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When Three Threatens Two

Must Parenthood Bring Down the Curtain on Romance?

Esther Perel

By Esther Perel - Sex makes babies. So it is ironic that the child, the embodiment of the couple's love, so often threatens the very romance that brought that child into being. But the brave and determined couple who maintains an erotic connection is, above all, the couple who values it. They know that it's not children who extinguish the flame of desire: it's adults who fail to keep the spark alive.

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How Much Do You Really Understand Self-Compassion?

The 5 Myths Keeping You Trapped in Self-Criticism

Kristin Neff

By Kristin Neff - An impressive and growing body of research demonstrates that relating to ourselves in a kind, friendly manner is essential for emotional wellbeing. More pointedly, research proves false many of the common myths about self-compassion that keep us trapped in the prison of relentless self-criticism.

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Approaching Alzheimer's Proactively

What Therapists Can Do to Lessen Its Impact

Robert Hill

By Robert Hill - Since our population is aging, memory decline is something older clients are increasingly bringing to therapists. We have to help these clients understand that memory is like any other bodily ability: it shows the signs of natural aging. And while no pill can restore memory to its youthful proficiency, people actually have more control over memory loss than they think.

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When Siblings Become Caregivers

Three Ways to Defuse Confrontation

Barry Jacobs

By Barry Jacobs - Nothing reveals the fault lines in sibling relationships like the seismic shift caused by an aging parent's sudden decline. Brothers and sisters can quickly become locked in conflict about what's best for Mom and Dad. Here's how to help them forget their old rivalries and cooperate with one another.

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Reframing the "Burden" of Caretaking

Why Accepting Help is Empowering for Those Receiving and Giving

Barry Jacobs

By Barry Jacobs - For those who've spent their lifetimes taking pride in giving generously to others, suddenly being on the receiving end of care because of illness or age-related infirmity can be tormenting. For many, rejecting help is regarded as a measure of one's courage and determination in battling family crises brought on by old age or disease. Here are some ways of overcoming this common tendency to refuse help.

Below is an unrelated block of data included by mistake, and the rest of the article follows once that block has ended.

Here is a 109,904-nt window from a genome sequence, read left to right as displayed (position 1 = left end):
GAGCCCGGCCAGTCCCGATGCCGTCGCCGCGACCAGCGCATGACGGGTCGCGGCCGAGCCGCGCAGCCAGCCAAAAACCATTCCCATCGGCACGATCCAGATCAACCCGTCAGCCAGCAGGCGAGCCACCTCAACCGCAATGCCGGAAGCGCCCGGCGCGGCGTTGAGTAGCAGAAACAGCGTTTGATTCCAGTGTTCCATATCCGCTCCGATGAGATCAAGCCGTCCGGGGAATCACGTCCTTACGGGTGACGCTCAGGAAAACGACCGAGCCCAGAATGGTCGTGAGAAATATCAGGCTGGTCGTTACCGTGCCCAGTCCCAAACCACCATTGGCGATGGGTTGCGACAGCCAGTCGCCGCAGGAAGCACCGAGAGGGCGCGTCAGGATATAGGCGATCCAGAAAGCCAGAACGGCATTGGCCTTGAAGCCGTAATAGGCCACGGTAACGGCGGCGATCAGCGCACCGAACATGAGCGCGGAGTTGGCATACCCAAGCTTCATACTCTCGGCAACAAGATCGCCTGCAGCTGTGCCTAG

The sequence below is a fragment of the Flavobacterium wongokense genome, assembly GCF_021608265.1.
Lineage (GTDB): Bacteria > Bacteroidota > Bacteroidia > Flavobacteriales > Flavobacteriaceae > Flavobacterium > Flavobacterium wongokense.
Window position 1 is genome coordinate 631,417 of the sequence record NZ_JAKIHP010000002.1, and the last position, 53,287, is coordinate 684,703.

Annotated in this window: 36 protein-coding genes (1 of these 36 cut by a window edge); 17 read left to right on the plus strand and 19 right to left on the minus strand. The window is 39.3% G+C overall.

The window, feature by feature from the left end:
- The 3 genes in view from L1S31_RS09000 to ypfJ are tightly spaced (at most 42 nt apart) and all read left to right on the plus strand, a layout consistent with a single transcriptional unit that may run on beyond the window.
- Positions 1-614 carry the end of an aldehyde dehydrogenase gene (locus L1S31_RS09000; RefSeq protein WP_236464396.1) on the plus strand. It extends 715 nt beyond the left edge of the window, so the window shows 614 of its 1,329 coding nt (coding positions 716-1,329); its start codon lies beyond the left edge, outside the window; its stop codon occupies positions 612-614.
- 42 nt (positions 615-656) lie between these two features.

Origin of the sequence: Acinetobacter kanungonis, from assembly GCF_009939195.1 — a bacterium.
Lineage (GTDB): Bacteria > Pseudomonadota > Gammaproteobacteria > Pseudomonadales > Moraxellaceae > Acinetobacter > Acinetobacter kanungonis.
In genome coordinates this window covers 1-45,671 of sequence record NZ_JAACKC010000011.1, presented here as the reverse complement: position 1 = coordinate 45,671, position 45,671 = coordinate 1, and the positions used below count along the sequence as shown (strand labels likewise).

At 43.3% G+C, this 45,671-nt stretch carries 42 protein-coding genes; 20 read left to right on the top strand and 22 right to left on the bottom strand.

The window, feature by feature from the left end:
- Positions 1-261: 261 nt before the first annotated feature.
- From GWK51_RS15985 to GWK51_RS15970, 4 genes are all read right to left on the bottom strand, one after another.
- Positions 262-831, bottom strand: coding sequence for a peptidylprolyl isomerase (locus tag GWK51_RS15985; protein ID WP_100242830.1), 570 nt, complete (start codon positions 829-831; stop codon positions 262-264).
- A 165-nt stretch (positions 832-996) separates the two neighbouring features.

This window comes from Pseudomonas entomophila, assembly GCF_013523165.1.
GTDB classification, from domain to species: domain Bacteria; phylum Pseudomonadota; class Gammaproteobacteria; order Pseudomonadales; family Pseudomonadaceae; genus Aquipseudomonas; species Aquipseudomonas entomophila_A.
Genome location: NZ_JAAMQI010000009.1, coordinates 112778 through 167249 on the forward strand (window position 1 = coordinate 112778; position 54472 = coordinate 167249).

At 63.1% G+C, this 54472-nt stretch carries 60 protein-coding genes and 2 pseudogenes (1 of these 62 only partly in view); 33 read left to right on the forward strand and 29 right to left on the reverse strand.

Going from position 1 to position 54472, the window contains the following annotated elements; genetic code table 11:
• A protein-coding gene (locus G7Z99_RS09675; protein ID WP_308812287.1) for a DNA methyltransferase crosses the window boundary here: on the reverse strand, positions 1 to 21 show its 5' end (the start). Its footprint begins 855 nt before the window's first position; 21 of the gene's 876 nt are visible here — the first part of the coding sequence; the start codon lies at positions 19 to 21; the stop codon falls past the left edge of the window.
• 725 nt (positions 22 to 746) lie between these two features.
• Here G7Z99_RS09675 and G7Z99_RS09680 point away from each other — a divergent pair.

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The Best Way to Support Older Caregivers

...And the One Question You Probably Didn't Think to Ask

Nancy Kriseman

By Nancy Kriseman - The Alzheimer’s Association estimates that 5.2 million Americans affected by dementia are over the age 65, which makes the vast majority members of what’s called the traditionalist generation. Understanding this generation’s entrenched values and how they can affect their coping and your intervention can facilitate better outcomes.

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Facing a Parent's Decline

Helping Grown Children and Aging Parents Learn to Nurture Each Other

Marian Sandmaier

By Marian Sandmaier - Nearly all therapists will soon be working with substantial numbers of aging families, whether or not they ever consciously choose to. The question at hand, then, is how can this juncture in the family life cycle be transformed from an emphasis on adjusting to loss and disappointments to a focus on growth and possibility?

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The Perils of Paying Too Much Attention

A Guide for Attending to Clients Without Getting Burned Out

Christine Caldwell

By Christine Caldwell - We've all experienced what happens when get tied up in our clients' knotted lives. But how do we attune to our clients' experiences and not get knotted up ourselves? In essence, self-care becomes more than just taking enough time off, balancing our practice, and getting good supervision. It involves getting our bodies back.

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Creating a Support System for the Caregiver

Confronting an Unprecedented Challenge of Old Age

Terry Hargrave

By Terry Hargrave - In many respects, extended old age represents a vast triumph for modern medical science. Forty or fifty years ago, people who became seriously ill in their sixties and seventies usually didn't live very long. On the other hand, it means that long after most of us have received our AARP card, we'll be caring for our aging parents, on the front line of caregivers for frail, elderly parents.

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A Positive Psychology Approach to Aging Well

Four Lessons for Growing Old with a Positive State of Mind

Robert Hill

By Robert Hill - The question of interest in the 21st century has turned from "How long will I live?" to "If I'm going to live a long time, how can I be happy in the process?" From a practical point of view, it would seem that growing old portends misery, not happiness. However, in spite of the harsh realities of aging, most of us believe that old age is still worthwhile. Here's why.

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